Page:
Publishing | Archie Comics Co-CEO Jon Goldwater responds to Singapore’s ban of the third volume of Life With Archie, which features the wedding of Kevin Keller and Clay Walker: “Riverdale will always be about acceptance, equality and safety. I’m sad readers in Singapore will miss out on the chance to read such a pivotal moment in comics.” [The Hollywood Reporter]
Business | Devin Leonard looks at the possible effects of a Fox/Time-Warner merger on superhero movies; Time-Warner owns DC Entertainment, and Fox has the movie rights to some Marvel characters. The New York Times offers a broader overview. [Business Week]
Retailing | Martin Wisse summarizes some Dutch newspaper stories that say the Amsterdam comics shop Lambiek, which has been operating since 1968, may have to move and may possibly even close. [Cloggie]
Creators | Here’s your creator-on-creator interview of the day: Dash Shaw talks to Bryan Lee O’Malley, whose new graphic novel Seconds debuts this week. [The Comics Journal]
Creators | Joshua Hale Fialkov talks about his new Dynamite series The Devilers, in which the longtime pact the Catholic church made with the devil to keep him and his demons at bay finally breaks down: “When suddenly it’s ‘Oh that is a giant hellmouth that opened up in front of me,’ that changes your beliefs. They all have to realign because their world view has to change. The petty wars of man and the rivalries between all the different faiths on the planet have to be put aside because the armies of hell are literally marching right now.” [USA Today]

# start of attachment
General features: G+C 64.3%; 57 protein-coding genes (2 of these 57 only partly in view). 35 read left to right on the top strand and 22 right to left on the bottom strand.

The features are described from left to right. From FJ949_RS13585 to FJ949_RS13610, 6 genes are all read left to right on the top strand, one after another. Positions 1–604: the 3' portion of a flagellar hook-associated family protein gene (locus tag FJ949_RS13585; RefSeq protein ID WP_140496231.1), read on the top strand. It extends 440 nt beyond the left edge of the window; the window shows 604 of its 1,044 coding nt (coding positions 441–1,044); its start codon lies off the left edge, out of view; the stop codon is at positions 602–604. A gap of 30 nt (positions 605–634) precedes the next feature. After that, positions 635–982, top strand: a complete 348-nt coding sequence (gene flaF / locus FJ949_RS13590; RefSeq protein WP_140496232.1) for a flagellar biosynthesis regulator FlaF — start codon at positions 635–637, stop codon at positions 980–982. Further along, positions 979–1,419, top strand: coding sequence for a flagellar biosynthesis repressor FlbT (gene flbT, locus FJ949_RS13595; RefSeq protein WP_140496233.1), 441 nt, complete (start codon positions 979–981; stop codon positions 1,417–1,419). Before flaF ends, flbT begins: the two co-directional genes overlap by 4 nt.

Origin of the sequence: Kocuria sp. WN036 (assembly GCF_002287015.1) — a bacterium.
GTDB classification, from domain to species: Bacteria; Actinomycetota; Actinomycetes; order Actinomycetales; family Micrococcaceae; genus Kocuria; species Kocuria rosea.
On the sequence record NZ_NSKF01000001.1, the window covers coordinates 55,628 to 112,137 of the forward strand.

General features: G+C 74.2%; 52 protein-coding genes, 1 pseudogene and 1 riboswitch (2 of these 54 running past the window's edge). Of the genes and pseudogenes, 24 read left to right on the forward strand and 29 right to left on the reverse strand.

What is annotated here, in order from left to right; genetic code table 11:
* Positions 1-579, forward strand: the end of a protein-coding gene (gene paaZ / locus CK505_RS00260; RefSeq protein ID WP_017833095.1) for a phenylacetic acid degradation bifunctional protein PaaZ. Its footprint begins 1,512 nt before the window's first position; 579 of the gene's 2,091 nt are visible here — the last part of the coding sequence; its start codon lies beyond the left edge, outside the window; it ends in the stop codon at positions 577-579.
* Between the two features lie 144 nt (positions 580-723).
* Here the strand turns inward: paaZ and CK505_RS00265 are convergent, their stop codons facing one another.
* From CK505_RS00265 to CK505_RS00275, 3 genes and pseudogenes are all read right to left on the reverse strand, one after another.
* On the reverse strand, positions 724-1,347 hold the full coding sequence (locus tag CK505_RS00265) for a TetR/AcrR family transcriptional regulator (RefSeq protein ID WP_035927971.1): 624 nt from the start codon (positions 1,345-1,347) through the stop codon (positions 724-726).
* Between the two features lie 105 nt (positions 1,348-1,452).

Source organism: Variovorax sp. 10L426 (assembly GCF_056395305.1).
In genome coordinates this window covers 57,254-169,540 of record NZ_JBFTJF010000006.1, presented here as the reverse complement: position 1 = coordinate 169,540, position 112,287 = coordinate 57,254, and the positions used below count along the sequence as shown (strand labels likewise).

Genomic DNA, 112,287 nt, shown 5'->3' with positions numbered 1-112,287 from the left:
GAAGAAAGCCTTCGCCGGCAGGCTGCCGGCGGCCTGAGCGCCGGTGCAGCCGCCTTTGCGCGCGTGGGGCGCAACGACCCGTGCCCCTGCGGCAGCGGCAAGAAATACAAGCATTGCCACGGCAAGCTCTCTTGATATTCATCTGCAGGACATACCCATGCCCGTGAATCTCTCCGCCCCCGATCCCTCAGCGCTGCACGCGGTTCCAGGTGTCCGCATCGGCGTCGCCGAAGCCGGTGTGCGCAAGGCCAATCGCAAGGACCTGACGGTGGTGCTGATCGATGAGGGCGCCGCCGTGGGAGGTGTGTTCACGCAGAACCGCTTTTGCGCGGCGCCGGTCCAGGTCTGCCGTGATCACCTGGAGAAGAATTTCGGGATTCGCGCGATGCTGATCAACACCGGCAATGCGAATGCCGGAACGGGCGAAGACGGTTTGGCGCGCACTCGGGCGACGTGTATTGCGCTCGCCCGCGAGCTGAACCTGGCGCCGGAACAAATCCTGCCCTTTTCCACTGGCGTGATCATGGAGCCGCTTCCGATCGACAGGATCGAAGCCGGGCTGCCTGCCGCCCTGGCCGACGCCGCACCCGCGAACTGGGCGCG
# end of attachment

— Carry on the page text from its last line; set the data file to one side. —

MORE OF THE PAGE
Creators | Sara Lautman, who will be participating in the Cartoonist in Residence program at the Cartoon Art Museum in San Francisco, talks about how she went from frustrated writer to happy comics creator. [SFGate]
Minicomics | David Ulin reviews Milo & Sam, by Andy Brown and Joe Ollman, a small-format comic about two boys and their fathers, published by Conundrum Press. The comic is sized to fit into a reconfigured cigarette machine. [Los Angeles Times]
Commentary | Retailer Brandon Schatz talks about the effect that media-covered events, such as the “death” of Archie, have on comics shops, and he also critiques Life With Archie #36, in which the death in question occurs. [The Beat]
Crowdfunding | Is it OK to crowdfund your trip to Comic-Con? Mike Roe gathers some tweets both pro and con. Note that the person involved isn’t just going for fun — she’s a writer and vlogger who will be appearing in a panel on women in comics. [KPCC]
Crime | A Spider-Man comic valued at $900 was stolen July 3 from a Reynoldsburg, Ohio, business (although the store is unidentified, the general address would indicate Capital City Comics). According to the store manager, the comic was kept behind the cash register and was found to be missing after the area was left unattended for about half an hour. As the store has no security cameras, there are no leads in the case. [This Week Community News]
Conventions | A new, but old-fashioned, comics event debuts at the Eagles Lodge in Portland, Oregon: “This weekend, Frankenstein’s Comicbook Swap offers a return to the flea market-style comics shows of the past, where people could buy, sell, and trade comics without coughing up $50 admission fees or sharing a urinal with Steampunk Wolverine.” It’s organized by fans of the quarter bin, and admission is just a dollar; if it’s a success, the organizers plan to do it three times a year. [Portland Mercury]
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